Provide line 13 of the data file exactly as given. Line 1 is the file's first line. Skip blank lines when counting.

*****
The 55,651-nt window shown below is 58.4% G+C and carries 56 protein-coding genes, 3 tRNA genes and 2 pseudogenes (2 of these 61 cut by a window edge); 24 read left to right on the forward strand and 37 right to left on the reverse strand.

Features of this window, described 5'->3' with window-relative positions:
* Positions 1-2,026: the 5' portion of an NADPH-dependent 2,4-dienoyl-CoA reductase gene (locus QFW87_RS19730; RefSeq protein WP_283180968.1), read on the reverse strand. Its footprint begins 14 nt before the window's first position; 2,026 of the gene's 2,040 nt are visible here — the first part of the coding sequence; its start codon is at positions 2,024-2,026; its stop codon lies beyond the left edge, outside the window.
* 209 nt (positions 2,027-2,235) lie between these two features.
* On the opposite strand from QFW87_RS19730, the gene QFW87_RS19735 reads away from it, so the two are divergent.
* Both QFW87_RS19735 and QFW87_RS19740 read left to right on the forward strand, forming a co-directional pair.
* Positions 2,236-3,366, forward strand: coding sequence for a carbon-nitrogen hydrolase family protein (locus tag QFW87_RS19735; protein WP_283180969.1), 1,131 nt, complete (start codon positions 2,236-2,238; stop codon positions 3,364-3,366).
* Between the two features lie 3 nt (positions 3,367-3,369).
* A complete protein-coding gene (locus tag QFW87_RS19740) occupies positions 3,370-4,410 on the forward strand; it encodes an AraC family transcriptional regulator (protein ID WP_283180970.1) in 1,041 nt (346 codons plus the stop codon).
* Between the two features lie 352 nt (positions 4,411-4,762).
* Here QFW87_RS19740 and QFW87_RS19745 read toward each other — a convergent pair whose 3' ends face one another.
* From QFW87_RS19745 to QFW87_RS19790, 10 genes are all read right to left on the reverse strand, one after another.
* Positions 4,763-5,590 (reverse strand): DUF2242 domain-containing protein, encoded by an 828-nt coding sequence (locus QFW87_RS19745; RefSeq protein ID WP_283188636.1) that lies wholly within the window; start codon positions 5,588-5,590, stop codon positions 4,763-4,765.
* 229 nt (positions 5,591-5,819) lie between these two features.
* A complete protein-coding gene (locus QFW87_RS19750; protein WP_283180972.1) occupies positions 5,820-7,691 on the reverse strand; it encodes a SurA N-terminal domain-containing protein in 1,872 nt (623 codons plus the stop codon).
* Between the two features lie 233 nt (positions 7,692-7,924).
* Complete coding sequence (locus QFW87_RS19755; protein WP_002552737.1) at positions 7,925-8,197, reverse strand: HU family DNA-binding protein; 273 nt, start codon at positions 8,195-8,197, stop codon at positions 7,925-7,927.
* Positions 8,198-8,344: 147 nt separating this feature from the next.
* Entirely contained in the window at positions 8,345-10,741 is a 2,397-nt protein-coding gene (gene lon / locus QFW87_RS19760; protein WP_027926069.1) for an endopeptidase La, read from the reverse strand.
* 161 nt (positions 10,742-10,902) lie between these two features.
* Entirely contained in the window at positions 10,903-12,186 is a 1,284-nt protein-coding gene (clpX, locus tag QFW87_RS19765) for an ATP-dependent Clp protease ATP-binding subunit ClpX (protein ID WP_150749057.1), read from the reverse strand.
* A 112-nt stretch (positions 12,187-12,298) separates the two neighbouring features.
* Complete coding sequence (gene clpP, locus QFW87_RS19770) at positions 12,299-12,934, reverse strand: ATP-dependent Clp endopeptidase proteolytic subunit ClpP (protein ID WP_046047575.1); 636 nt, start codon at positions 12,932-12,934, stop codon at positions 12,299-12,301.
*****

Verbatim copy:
* Positions 4,763-5,590 (reverse strand): DUF2242 domain-containing protein, encoded by an 828-nt coding sequence (locus QFW87_RS19745; RefSeq protein ID WP_283188636.1) that lies wholly within the window; start codon positions 5,588-5,590, stop codon positions 4,763-4,765.